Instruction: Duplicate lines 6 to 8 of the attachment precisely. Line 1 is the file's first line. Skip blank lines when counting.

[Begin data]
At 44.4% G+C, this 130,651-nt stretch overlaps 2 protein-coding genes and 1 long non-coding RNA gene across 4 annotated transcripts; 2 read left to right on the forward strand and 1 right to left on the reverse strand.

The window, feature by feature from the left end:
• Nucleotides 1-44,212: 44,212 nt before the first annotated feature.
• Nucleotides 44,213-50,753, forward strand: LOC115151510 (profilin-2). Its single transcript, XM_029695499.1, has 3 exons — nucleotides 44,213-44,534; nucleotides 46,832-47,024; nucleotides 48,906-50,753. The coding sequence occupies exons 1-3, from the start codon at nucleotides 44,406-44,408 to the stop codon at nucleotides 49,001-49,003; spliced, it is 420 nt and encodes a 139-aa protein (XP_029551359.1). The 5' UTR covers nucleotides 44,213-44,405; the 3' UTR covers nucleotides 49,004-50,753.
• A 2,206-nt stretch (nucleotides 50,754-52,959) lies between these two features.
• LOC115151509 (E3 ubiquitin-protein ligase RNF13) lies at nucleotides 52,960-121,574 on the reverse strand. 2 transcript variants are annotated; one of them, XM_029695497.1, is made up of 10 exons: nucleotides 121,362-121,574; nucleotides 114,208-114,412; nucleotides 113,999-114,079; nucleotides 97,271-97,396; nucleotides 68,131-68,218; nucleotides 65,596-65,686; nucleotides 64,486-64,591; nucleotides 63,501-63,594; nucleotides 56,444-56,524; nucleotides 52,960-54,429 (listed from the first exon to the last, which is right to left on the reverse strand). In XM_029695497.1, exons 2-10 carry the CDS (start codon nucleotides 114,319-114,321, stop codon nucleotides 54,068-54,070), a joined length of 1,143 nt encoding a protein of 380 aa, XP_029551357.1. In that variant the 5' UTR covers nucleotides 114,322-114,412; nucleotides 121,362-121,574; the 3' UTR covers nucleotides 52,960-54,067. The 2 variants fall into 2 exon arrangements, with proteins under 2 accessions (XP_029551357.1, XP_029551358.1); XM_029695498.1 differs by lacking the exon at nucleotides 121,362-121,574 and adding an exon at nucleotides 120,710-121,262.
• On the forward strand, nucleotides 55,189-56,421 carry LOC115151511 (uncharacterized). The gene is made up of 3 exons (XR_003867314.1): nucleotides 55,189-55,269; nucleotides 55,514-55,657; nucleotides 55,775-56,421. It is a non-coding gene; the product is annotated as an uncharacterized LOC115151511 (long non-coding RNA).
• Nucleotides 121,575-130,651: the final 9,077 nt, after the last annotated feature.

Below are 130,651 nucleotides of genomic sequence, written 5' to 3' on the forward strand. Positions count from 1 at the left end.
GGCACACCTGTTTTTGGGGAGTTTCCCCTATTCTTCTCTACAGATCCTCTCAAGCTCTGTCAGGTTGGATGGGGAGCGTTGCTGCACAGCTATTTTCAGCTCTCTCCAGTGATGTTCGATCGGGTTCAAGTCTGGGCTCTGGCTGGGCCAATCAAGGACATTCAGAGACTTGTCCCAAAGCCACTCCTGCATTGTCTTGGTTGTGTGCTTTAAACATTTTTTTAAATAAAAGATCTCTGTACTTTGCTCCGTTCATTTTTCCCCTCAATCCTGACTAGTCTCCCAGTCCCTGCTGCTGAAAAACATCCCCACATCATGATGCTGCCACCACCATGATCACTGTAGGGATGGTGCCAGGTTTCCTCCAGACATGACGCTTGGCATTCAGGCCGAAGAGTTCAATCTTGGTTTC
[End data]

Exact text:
• LOC115151509 (E3 ubiquitin-protein ligase RNF13) lies at nucleotides 52,960-121,574 on the reverse strand. 2 transcript variants are annotated; one of them, XM_029695497.1, is made up of 10 exons: nucleotides 121,362-121,574; nucleotides 114,208-114,412; nucleotides 113,999-114,079; nucleotides 97,271-97,396; nucleotides 68,131-68,218; nucleotides 65,596-65,686; nucleotides 64,486-64,591; nucleotides 63,501-63,594; nucleotides 56,444-56,524; nucleotides 52,960-54,429 (listed from the first exon to the last, which is right to left on the reverse strand). In XM_029695497.1, exons 2-10 carry the CDS (start codon nucleotides 114,319-114,321, stop codon nucleotides 54,068-54,070), a joined length of 1,143 nt encoding a protein of 380 aa, XP_029551357.1. In that variant the 5' UTR covers nucleotides 114,322-114,412; nucleotides 121,362-121,574; the 3' UTR covers nucleotides 52,960-54,067. The 2 variants fall into 2 exon arrangements, with proteins under 2 accessions (XP_029551357.1, XP_029551358.1); XM_029695498.1 differs by lacking the exon at nucleotides 121,362-121,574 and adding an exon at nucleotides 120,710-121,262.
• On the forward strand, nucleotides 55,189-56,421 carry LOC115151511 (uncharacterized). The gene is made up of 3 exons (XR_003867314.1): nucleotides 55,189-55,269; nucleotides 55,514-55,657; nucleotides 55,775-56,421. It is a non-coding gene; the product is annotated as an uncharacterized LOC115151511 (long non-coding RNA).
• Nucleotides 121,575-130,651: the final 9,077 nt, after the last annotated feature.